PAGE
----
Digital Humanities has many definitions. It’s a debated term, and a debated subject. For an in-depth discussion of “Digital Humanities” from an international perspective see: Vanessa Bigot Juloux, Amy Rebecca Gansell, Alessandro di Ludovico, “Introduction to CyberResearch on the Ancient Near East and Neighboring Regions,” pp. 1-22 in CyberResearch on the Ancient Near East: Case Studies on Archaeological Data, Objects, and Texts, Boston and Leiden: Brill, 2018. In my own definition, Digital Humanities entails the application of computer-based tools to materials and questions in the domain of the humanities.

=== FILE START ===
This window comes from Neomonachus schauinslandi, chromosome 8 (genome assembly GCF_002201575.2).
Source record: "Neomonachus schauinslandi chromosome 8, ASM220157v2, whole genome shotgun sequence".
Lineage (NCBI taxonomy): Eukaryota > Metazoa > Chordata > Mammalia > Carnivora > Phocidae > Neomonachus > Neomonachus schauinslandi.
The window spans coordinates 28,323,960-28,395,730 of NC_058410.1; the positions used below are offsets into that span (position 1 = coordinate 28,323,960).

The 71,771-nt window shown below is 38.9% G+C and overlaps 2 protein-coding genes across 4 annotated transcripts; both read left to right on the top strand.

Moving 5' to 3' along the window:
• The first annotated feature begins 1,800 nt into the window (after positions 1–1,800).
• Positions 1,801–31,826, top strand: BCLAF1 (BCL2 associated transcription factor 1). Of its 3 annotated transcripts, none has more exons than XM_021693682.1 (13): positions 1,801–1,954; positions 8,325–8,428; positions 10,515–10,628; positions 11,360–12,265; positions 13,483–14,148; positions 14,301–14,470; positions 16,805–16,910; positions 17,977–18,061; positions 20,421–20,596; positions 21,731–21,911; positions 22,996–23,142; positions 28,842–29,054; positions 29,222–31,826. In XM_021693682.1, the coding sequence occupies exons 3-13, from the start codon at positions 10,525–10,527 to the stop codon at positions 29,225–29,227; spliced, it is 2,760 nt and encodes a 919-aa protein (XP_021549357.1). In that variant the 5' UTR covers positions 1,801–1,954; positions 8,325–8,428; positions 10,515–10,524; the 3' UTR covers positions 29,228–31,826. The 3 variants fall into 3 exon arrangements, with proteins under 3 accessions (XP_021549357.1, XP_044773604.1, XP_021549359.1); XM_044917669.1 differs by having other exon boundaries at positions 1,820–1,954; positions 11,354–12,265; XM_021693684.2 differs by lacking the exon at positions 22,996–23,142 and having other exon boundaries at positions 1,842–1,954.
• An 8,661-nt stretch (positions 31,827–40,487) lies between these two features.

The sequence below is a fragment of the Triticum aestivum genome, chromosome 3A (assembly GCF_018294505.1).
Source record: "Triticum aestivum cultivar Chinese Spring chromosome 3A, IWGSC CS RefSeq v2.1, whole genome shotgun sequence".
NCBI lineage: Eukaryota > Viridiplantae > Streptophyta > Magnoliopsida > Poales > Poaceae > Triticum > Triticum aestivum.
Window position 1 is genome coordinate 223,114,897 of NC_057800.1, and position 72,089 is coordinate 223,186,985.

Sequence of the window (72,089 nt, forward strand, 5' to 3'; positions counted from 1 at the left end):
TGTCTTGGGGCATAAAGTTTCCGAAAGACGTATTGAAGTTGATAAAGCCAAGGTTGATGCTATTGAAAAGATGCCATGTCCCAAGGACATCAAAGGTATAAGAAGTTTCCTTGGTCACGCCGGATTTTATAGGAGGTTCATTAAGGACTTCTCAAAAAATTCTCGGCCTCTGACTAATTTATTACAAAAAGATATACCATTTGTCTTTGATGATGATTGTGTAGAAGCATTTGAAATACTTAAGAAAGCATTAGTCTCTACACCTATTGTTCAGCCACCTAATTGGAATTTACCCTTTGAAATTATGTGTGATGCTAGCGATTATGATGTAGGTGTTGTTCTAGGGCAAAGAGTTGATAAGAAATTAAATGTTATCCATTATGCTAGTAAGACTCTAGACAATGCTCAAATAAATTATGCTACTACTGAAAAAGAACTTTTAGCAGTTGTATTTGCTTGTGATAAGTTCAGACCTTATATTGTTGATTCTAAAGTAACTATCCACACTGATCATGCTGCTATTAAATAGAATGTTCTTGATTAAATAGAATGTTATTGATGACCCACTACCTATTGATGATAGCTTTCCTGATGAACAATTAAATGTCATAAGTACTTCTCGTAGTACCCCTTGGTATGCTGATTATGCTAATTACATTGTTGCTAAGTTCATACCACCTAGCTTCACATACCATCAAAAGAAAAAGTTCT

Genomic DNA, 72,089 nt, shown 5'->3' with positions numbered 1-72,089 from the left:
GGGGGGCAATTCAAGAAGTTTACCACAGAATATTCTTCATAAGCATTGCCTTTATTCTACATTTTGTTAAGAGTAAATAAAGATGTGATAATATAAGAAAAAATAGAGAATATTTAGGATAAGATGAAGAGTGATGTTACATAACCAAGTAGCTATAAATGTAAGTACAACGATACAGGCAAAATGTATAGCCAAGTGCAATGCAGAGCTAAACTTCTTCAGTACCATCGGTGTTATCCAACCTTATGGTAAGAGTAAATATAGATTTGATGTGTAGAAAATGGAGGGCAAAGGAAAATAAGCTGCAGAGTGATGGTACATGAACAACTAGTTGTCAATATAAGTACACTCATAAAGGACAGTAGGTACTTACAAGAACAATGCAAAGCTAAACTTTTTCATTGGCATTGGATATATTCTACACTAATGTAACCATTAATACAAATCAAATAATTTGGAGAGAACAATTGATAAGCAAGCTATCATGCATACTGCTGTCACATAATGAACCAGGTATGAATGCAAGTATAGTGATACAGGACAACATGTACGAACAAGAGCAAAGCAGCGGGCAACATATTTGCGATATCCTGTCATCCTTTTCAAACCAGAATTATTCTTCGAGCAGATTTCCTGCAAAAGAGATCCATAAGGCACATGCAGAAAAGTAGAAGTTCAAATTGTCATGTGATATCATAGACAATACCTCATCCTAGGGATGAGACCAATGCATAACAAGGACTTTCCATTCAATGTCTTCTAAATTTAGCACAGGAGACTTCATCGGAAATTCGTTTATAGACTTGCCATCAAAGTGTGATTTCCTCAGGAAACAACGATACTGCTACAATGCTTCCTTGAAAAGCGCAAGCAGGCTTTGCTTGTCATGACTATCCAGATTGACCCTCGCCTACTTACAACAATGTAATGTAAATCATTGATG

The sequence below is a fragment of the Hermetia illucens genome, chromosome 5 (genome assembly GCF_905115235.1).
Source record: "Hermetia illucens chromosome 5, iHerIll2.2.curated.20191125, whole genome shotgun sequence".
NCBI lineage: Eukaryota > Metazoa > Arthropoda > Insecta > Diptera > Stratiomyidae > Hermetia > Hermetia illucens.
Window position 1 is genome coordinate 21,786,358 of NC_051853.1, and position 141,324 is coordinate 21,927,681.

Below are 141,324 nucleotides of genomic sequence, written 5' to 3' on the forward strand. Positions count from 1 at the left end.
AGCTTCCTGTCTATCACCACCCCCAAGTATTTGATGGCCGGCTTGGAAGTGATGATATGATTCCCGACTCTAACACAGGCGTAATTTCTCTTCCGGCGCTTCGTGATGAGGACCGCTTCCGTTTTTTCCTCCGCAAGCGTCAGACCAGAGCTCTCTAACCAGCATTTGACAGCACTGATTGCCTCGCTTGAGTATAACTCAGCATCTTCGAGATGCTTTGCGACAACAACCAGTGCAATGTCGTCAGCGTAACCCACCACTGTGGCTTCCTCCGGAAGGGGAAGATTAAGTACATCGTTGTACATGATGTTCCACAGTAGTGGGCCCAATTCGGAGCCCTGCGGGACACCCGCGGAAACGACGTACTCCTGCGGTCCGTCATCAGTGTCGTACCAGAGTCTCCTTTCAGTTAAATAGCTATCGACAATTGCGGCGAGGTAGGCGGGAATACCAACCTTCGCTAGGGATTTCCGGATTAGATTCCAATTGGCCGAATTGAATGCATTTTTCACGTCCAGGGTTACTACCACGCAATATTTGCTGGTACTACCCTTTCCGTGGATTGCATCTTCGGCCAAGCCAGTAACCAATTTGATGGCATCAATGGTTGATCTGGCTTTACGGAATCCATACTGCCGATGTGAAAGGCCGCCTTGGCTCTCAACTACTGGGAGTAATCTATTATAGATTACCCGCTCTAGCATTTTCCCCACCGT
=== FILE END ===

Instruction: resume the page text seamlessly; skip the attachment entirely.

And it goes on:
Since 2003, I have engaged in collaborations with computer scientists and applied mathematicians to employ Digital Humanities approaches to the study of the ancient Near East East. For example, we have used data mining and social network analysis, to supplement traditional research, test hypotheses from yet another angle, and discover new data and new information contributing to new interpretations of ancient art, archaeology, and culture. I am also pursuing Virtual Reality as a medium for the research and exhibition of ancient art, architecture, and culture.